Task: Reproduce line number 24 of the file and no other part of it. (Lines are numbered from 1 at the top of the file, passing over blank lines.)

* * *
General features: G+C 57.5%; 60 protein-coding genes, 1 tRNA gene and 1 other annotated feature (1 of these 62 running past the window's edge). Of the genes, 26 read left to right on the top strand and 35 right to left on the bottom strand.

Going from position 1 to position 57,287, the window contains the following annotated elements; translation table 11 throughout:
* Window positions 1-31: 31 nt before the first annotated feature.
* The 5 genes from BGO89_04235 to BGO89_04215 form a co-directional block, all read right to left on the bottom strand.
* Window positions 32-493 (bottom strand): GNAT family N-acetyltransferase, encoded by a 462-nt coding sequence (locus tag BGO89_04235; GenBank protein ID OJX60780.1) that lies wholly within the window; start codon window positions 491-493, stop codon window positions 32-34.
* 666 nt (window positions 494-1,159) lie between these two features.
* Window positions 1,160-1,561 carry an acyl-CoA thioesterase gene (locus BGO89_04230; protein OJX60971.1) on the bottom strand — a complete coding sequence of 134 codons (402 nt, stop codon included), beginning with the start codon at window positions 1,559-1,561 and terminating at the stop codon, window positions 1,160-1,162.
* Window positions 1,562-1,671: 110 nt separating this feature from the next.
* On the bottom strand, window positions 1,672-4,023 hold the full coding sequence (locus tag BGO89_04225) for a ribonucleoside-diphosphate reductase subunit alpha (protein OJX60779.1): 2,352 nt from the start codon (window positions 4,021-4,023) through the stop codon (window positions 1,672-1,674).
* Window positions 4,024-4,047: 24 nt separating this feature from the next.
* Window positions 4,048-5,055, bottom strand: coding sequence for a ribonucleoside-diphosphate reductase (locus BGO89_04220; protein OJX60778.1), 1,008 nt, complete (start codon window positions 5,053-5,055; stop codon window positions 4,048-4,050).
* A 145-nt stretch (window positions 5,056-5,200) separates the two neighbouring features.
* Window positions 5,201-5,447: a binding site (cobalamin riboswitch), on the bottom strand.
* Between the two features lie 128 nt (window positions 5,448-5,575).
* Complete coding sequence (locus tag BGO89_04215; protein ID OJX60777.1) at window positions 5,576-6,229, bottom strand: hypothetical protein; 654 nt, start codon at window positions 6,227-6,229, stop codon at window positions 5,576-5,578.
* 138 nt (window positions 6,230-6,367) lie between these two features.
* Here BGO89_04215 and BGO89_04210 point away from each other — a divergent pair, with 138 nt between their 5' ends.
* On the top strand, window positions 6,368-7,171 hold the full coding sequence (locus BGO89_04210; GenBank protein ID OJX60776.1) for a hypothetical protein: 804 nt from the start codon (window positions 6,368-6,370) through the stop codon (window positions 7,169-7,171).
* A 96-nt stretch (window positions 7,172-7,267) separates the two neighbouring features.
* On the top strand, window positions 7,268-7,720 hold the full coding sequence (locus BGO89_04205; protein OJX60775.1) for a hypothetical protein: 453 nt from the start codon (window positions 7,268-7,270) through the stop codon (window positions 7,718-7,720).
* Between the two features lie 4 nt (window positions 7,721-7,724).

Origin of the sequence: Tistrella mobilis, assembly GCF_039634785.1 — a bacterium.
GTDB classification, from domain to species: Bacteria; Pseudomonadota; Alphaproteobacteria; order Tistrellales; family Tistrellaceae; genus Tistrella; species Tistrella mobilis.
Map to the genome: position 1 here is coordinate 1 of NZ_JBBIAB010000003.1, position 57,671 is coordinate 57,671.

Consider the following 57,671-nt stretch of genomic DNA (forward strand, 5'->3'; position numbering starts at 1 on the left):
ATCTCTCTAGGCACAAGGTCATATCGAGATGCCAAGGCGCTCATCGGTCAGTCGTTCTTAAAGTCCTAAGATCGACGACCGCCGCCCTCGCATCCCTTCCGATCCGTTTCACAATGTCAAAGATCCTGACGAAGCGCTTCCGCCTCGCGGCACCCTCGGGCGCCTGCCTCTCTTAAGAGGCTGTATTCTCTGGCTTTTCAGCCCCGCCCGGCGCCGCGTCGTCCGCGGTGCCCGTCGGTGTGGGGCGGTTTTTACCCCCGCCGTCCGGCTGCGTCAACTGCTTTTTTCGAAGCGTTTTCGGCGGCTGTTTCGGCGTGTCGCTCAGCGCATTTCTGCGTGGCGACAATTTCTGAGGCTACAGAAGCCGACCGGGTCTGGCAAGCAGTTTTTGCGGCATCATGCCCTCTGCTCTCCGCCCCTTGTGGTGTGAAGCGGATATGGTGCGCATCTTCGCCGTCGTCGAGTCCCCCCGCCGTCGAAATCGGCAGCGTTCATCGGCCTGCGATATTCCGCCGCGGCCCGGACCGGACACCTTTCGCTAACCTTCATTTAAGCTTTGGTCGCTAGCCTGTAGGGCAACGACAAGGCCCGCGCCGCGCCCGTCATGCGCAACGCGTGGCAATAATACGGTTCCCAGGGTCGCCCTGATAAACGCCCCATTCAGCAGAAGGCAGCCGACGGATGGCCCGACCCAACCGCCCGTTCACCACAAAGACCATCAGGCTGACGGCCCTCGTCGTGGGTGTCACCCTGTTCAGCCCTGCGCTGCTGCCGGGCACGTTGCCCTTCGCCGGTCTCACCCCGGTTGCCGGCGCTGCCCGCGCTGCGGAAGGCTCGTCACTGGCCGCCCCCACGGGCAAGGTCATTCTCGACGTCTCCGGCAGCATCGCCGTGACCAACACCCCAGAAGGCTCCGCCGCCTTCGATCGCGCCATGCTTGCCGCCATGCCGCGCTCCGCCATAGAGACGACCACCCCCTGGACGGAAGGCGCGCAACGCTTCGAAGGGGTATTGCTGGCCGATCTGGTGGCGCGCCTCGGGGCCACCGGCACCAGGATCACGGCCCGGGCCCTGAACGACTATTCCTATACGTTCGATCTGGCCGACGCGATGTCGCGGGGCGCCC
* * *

Map to the genome: position 1 here is coordinate 1 of NZ_JBBIAB010000003.1, position 57,671 is coordinate 57,671.